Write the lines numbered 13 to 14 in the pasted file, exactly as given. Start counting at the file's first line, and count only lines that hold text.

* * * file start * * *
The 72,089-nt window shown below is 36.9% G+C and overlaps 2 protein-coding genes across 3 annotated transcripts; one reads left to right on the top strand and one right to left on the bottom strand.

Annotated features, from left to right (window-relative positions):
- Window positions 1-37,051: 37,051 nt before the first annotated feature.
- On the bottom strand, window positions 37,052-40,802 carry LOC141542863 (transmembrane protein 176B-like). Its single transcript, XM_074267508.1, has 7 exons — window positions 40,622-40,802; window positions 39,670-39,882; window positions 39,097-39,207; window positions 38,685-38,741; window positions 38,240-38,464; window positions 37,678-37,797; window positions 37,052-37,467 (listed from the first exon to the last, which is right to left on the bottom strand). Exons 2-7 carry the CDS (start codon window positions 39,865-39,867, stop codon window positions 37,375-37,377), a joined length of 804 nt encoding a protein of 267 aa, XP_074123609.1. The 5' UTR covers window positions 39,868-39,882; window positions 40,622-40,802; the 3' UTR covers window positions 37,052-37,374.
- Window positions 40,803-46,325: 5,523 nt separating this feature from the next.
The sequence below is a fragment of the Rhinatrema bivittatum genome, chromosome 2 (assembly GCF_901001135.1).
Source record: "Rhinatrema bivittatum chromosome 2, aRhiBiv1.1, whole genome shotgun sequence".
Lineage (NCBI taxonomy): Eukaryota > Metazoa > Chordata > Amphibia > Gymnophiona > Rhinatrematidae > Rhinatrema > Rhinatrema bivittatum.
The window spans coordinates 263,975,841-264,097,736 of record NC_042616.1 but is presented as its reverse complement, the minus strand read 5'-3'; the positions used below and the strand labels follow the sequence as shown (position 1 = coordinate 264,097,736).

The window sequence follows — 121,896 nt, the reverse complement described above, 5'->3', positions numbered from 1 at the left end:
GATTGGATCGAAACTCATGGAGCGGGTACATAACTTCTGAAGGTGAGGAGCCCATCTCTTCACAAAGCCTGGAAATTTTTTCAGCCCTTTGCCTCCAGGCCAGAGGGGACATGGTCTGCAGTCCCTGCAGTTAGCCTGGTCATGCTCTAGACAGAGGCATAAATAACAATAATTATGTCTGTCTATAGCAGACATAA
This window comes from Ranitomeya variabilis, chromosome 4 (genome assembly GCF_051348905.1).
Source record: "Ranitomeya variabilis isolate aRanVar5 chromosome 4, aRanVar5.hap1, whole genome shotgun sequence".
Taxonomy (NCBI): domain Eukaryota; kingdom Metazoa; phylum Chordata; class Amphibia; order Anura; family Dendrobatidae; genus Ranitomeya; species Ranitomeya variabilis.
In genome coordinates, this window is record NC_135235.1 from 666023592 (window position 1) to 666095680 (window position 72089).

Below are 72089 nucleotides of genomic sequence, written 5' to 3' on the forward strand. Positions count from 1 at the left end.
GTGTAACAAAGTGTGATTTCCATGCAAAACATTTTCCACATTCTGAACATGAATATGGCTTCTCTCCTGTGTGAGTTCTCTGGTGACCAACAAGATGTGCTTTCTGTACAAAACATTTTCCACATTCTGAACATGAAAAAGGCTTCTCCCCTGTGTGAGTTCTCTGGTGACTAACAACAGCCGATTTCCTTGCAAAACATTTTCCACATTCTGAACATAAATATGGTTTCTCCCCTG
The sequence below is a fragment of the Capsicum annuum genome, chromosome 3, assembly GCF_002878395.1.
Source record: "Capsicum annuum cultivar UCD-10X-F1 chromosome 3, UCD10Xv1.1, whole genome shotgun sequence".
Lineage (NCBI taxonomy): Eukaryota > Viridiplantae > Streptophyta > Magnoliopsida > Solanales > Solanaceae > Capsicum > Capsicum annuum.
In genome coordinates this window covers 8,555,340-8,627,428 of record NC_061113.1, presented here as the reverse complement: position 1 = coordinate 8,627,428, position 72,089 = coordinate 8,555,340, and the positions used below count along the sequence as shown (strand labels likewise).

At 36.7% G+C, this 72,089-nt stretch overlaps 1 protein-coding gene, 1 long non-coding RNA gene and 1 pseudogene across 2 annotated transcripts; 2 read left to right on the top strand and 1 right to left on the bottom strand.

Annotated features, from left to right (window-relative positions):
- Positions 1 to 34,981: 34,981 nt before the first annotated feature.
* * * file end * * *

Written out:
Source record: "Ranitomeya variabilis isolate aRanVar5 chromosome 4, aRanVar5.hap1, whole genome shotgun sequence".
Taxonomy (NCBI): domain Eukaryota; kingdom Metazoa; phylum Chordata; class Amphibia; order Anura; family Dendrobatidae; genus Ranitomeya; species Ranitomeya variabilis.